If that check arrived. There was a gamble here in that I could be rejected for SSDI. If so there would be some cost coming out of my pocket to cover the fees of the company that was helping me. This didn't happen in my case so I can't say the exact number off of the top of my head, but it was something in the neighborhood of a couple thousand.

A visual depiction of the previous paragraphs
If you need the visual. There won’t be a quiz or anything, I promise.

This is where my privilege came into play: I had emergency savings. In a worst case scenario that I had to pay that fee out of pocket I could cover it. That allowed me to pick the first option of getting my full check from the insurance company.

My thought process was that I didn't think I was sick enough for SSDI (I'll be better any day now, remember?) so the application itself was merely an administrative exercise that would go nowhere. Second, if the whole SSDI thing went through, I preferred to have my money in hand and risk having to pay some back later rather than trust I would get any owed money at an undefined date in the future.

Finally I figured if the insurance company was helping me to save themselves money they'd be far more motivated if they needed to earn it by winning my case.

I told them that was the payment option I wanted to go with and we were off to the races. Application here we come!

The First Application

As I said, the first application isn't sexy. It's filling out forms and getting medical records from your various doctors. Which doesn't sound like much and certainly isn't that much compared to the next levels of applying. But for somebody like me I could never have done it on my own. As I kept saying to any poor soul who would listen: If I could make phone calls, fill out paperwork, and organize files I'd be, yanno, working.

So the company helping me took care of the actual legwork, such as it was. They contacted my doctors, they filled out the forms for me, they sent me things to sign with clear instructions on what I needed to do, they sent in the application.

I won't mention the company by name because that'll provide identifying details about myself, but I will say that the people who worked there were wonderful and clearly used to dealing with people in my situation. When I told them about my various issues they could not have been more patient and kind. To give an example my fellow anxiety sufferers will appreciate, I'm talking things like saying to me that okay, mail is going to be coming in a few days from such and such, in that mail will be these forms which say this and that, what I'll need to do is find page three on the forms and initial and then…

And so on and so forth. You get the idea. They understood how to talk to me in a way that was helpful and kept me from having panic attacks at seeing official looking envelopes in my mail and I am supremely grateful for that.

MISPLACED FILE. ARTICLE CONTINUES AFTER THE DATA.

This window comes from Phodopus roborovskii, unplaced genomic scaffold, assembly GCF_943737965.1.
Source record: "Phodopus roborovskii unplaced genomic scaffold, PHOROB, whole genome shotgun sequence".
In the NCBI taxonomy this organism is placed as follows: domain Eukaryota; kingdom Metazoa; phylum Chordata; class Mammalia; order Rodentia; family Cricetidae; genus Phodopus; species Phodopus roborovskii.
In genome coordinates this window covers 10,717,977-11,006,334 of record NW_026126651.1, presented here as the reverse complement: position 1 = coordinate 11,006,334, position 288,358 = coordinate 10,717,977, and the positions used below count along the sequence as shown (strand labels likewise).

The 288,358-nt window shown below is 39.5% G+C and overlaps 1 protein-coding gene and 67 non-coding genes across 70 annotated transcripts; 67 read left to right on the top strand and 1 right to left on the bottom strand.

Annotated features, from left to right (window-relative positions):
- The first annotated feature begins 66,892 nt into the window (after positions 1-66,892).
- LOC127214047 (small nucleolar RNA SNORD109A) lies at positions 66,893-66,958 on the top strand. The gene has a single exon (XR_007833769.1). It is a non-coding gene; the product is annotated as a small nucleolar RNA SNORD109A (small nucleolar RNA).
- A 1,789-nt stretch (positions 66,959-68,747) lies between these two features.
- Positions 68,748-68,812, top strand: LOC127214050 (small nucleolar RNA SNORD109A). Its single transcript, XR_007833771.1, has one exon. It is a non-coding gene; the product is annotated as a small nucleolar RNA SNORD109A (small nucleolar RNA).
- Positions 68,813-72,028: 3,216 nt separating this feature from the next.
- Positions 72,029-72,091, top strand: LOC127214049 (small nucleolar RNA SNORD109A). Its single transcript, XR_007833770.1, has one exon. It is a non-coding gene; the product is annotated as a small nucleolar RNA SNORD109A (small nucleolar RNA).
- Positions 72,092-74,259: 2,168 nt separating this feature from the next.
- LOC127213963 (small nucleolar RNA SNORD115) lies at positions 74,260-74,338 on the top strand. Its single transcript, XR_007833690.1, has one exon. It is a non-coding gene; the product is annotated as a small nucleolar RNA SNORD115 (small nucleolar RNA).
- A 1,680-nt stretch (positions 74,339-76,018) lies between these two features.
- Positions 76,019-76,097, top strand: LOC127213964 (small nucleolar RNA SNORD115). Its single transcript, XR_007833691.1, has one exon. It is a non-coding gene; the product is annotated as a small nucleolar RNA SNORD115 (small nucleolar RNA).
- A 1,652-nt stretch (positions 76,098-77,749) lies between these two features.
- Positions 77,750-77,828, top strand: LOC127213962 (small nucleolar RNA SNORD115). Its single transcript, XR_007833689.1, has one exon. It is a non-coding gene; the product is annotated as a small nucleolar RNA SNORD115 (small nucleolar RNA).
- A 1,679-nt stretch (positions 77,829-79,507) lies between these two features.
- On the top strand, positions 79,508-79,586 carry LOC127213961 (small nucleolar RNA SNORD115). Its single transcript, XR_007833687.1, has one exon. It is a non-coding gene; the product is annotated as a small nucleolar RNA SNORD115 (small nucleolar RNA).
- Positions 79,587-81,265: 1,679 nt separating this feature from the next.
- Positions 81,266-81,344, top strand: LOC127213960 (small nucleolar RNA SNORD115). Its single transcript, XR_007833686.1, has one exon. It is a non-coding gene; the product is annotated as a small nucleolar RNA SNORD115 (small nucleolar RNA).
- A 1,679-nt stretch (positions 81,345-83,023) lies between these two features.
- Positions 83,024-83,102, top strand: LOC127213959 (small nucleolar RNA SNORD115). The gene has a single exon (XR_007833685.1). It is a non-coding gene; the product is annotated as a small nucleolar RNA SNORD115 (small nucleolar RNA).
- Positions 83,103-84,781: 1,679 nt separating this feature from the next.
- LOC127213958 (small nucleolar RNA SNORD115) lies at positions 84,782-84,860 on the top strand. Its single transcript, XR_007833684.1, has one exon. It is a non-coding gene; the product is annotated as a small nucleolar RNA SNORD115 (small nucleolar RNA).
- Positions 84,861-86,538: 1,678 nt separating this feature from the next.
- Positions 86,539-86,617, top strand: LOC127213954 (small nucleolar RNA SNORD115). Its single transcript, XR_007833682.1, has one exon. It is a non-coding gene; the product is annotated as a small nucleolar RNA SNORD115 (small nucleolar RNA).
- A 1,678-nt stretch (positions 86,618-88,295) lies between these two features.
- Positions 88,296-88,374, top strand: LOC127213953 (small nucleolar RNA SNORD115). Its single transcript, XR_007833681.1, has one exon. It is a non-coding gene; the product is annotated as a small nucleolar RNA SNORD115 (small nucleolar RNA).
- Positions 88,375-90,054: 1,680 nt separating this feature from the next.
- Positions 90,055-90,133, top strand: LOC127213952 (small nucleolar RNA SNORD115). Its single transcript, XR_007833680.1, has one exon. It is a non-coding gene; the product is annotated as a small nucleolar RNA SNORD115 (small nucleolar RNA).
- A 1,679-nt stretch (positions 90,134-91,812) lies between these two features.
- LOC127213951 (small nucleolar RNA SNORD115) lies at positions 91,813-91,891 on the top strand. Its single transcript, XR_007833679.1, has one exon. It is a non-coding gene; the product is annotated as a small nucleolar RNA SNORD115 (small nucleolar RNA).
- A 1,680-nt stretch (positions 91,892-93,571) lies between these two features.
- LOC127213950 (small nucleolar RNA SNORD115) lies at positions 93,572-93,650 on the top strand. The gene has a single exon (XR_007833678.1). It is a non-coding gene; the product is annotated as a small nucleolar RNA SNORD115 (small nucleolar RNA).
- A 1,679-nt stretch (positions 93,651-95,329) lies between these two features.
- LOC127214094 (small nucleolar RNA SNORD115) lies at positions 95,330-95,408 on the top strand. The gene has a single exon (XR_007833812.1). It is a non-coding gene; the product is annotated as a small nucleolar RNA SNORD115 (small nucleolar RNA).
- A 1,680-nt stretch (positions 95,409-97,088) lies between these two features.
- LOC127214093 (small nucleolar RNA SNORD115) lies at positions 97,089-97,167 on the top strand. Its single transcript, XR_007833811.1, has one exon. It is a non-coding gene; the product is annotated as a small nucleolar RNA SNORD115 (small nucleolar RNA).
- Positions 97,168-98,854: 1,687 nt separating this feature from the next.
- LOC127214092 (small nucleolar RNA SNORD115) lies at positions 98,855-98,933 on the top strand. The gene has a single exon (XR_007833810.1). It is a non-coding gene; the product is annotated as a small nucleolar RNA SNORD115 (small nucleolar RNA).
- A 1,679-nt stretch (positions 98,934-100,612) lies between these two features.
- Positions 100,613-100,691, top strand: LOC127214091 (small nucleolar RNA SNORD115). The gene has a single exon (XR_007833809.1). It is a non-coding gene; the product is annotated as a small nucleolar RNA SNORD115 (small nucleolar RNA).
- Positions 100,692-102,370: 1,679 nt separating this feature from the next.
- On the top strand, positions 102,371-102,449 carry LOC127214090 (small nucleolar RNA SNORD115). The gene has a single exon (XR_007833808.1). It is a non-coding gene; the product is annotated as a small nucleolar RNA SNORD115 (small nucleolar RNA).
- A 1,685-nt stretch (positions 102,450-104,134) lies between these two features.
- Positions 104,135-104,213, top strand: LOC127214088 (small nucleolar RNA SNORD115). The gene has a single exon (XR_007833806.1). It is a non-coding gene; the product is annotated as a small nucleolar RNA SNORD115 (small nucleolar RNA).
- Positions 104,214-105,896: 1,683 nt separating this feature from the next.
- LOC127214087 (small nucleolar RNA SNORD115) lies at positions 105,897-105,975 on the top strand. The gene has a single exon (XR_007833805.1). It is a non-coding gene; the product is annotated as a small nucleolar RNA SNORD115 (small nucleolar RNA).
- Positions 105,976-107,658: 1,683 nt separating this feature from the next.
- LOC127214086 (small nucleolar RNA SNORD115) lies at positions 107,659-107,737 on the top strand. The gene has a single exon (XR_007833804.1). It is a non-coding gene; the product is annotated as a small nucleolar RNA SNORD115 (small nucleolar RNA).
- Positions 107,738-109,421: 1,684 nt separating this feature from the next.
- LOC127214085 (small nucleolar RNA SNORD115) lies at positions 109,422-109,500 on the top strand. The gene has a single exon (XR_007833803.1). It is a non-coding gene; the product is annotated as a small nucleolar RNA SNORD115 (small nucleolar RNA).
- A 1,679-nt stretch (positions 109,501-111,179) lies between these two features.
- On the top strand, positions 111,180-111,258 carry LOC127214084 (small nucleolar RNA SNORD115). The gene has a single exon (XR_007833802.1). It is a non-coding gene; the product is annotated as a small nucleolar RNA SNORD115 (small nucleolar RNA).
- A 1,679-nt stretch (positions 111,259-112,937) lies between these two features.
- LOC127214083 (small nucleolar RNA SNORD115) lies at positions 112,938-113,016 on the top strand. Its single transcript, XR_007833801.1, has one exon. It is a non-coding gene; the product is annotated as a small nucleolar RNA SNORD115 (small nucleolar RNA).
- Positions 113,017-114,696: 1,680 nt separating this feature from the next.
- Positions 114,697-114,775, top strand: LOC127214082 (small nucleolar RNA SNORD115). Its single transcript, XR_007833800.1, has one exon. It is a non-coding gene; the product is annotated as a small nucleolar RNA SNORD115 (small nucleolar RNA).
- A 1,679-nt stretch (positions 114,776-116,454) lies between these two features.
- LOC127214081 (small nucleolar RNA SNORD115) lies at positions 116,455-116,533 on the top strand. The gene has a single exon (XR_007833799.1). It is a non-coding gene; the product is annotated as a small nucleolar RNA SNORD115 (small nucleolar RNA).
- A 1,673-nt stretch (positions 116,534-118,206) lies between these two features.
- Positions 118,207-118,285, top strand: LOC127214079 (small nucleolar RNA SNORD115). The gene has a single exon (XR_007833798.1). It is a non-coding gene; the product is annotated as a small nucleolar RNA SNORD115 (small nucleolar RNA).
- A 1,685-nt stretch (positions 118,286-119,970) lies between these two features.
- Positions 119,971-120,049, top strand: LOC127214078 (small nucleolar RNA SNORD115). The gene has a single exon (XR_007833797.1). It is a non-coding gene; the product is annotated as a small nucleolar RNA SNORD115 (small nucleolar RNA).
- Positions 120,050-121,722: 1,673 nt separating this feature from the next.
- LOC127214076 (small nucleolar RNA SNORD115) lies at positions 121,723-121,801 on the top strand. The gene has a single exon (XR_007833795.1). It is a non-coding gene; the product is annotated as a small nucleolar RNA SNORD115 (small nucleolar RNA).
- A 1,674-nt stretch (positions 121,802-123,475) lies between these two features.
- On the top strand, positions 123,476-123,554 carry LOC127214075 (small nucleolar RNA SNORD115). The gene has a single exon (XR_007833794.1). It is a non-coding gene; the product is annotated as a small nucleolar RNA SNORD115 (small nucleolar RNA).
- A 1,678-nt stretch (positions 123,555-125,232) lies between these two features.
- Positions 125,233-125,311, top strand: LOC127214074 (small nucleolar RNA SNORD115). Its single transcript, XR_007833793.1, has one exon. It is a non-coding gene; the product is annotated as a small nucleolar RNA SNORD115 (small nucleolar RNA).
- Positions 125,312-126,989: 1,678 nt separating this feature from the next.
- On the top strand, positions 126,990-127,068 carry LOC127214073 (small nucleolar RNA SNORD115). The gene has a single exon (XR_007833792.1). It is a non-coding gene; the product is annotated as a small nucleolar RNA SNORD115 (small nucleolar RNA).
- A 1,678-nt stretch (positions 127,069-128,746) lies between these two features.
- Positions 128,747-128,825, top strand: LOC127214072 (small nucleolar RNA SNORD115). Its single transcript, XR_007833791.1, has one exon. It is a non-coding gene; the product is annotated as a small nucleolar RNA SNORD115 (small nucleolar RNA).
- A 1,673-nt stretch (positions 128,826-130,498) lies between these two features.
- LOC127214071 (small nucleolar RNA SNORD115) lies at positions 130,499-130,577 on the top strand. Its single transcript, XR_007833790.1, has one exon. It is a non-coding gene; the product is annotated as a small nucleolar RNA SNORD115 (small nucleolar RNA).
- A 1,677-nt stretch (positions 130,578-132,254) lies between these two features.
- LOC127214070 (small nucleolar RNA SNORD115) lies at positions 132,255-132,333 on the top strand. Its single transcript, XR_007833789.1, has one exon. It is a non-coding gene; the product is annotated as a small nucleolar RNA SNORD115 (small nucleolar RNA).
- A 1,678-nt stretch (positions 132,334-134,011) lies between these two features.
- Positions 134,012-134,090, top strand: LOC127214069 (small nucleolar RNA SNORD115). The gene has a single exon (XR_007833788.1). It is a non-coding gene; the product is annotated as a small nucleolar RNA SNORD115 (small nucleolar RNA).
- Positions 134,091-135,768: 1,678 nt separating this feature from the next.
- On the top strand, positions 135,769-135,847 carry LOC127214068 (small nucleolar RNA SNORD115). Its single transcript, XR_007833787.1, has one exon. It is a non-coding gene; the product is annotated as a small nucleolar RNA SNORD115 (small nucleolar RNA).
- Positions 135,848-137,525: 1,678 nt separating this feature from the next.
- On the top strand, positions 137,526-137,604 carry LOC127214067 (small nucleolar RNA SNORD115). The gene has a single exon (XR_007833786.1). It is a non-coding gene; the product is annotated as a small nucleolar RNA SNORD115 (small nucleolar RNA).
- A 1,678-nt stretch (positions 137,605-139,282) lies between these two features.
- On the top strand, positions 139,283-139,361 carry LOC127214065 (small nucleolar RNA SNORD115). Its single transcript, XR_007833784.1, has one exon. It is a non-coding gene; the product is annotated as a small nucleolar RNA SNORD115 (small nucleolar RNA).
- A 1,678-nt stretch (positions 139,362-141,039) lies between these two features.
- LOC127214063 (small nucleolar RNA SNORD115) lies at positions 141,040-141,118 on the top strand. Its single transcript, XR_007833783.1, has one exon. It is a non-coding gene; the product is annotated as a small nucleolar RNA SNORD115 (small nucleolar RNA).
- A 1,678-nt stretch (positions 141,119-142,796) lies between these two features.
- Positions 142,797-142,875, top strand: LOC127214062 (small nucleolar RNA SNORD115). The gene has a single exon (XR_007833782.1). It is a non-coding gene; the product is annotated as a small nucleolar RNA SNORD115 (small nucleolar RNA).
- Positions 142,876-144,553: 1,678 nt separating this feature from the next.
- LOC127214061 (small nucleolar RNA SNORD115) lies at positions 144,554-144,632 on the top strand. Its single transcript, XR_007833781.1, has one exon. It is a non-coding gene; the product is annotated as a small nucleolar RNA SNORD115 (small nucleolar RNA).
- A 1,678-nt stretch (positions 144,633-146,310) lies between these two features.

They were also very clear about the process. As in "Okay so we'll send in the application and when you get rejected here are our next steps."

You caught that right? Not if I get rejected, but when.


Everyone Gets Rejected

Turns out that, with rare exceptions, everyone's first application for SSDI gets rejected. This was so much a part of the process that it was explained to me as a step no different from making sure to sign the forms.

In fact, the rejection was explained to me in such a way that it was treated as the process. Like "Step one is you send in the application and get the first rejection, which then allows us to do step two." It's simply known that your first application is a formality. You send it in, someone at Social Security stamps REJECTED on it sight unseen, it gets sent back. Done and done.

This was one of many times when I was so grateful for the help that I had. Because even if I could've somehow put myself through the process of doing the first application there is no way I would've known or understood that the first rejection is part of the process. I would've assumed rejection meant rejection and I was shit out of luck.

Also consider: I had private disability paying my bills during all this and I had savings. I had the luxury of having the finances to buy me the time it takes for the first application to be compiled, sent in, rejected, and then to move on to the time it takes to do step two.

It takes no brainpower whatsoever to consider how screwed somebody is who doesn't have savings, doesn't have private insurance, and doesn't have help. I'm amazed anybody even bothers to apply at all! What in the hell are they supposed to do to pay for food and shelter while all this is going on? (ETA: In a great bit of timing, the newsletter Sick Note posted this article about someone else’s experiences applying for SSDI which goes into detail about that very thing.)

I have no idea. I can't imagine. It's absolutely ridiculous and an utterly fucked up system. Nobody should be having to deal with a debilitating illness and all these hoops and obstacles they have to fight through in order to get even a tiny amount of help. Nobody.

And that's just step one! Just wait until you hear how much fun I had going through step two.

But that's a future newsletter.

Read the Series:


Want to help support the site and get access to the Bonus Content? Sign up for a paid subscription or donate via Ko-Fi. Thank you!